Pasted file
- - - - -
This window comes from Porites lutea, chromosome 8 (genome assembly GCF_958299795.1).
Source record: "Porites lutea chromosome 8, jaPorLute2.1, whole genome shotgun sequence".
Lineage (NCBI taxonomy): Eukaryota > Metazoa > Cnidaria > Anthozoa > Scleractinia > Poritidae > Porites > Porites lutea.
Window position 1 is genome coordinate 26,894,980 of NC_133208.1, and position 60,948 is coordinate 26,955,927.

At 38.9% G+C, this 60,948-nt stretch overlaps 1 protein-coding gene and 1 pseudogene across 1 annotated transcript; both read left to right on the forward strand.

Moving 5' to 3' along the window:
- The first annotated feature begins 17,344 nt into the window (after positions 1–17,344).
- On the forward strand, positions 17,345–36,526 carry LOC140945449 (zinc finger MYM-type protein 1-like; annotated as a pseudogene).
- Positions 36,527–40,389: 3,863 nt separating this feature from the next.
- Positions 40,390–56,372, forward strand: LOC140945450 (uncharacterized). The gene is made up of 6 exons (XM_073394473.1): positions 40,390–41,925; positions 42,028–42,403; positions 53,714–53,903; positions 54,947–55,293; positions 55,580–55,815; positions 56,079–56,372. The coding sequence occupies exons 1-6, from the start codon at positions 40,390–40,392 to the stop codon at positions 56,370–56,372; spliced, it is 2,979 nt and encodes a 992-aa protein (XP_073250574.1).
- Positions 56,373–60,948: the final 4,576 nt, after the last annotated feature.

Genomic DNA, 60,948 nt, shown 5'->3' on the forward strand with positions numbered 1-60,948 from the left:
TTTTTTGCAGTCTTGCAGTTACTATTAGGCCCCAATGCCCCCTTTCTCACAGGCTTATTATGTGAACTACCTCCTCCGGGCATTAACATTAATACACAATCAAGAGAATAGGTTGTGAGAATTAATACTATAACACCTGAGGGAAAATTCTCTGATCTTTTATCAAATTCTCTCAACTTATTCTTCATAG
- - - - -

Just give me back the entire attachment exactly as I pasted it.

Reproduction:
This window comes from Porites lutea, chromosome 8 (genome assembly GCF_958299795.1).
Source record: "Porites lutea chromosome 8, jaPorLute2.1, whole genome shotgun sequence".
Lineage (NCBI taxonomy): Eukaryota > Metazoa > Cnidaria > Anthozoa > Scleractinia > Poritidae > Porites > Porites lutea.
Window position 1 is genome coordinate 26,894,980 of NC_133208.1, and position 60,948 is coordinate 26,955,927.

At 38.9% G+C, this 60,948-nt stretch overlaps 1 protein-coding gene and 1 pseudogene across 1 annotated transcript; both read left to right on the forward strand.

Moving 5' to 3' along the window:
- The first annotated feature begins 17,344 nt into the window (after positions 1–17,344).
- On the forward strand, positions 17,345–36,526 carry LOC140945449 (zinc finger MYM-type protein 1-like; annotated as a pseudogene).
- Positions 36,527–40,389: 3,863 nt separating this feature from the next.
- Positions 40,390–56,372, forward strand: LOC140945450 (uncharacterized). The gene is made up of 6 exons (XM_073394473.1): positions 40,390–41,925; positions 42,028–42,403; positions 53,714–53,903; positions 54,947–55,293; positions 55,580–55,815; positions 56,079–56,372. The coding sequence occupies exons 1-6, from the start codon at positions 40,390–40,392 to the stop codon at positions 56,370–56,372; spliced, it is 2,979 nt and encodes a 992-aa protein (XP_073250574.1).
- Positions 56,373–60,948: the final 4,576 nt, after the last annotated feature.

Genomic DNA, 60,948 nt, shown 5'->3' on the forward strand with positions numbered 1-60,948 from the left:
TTTTTTGCAGTCTTGCAGTTACTATTAGGCCCCAATGCCCCCTTTCTCACAGGCTTATTATGTGAACTACCTCCTCCGGGCATTAACATTAATACACAATCAAGAGAATAGGTTGTGAGAATTAATACTATAACACCTGAGGGAAAATTCTCTGATCTTTTATCAAATTCTCTCAACTTATTCTTCATAG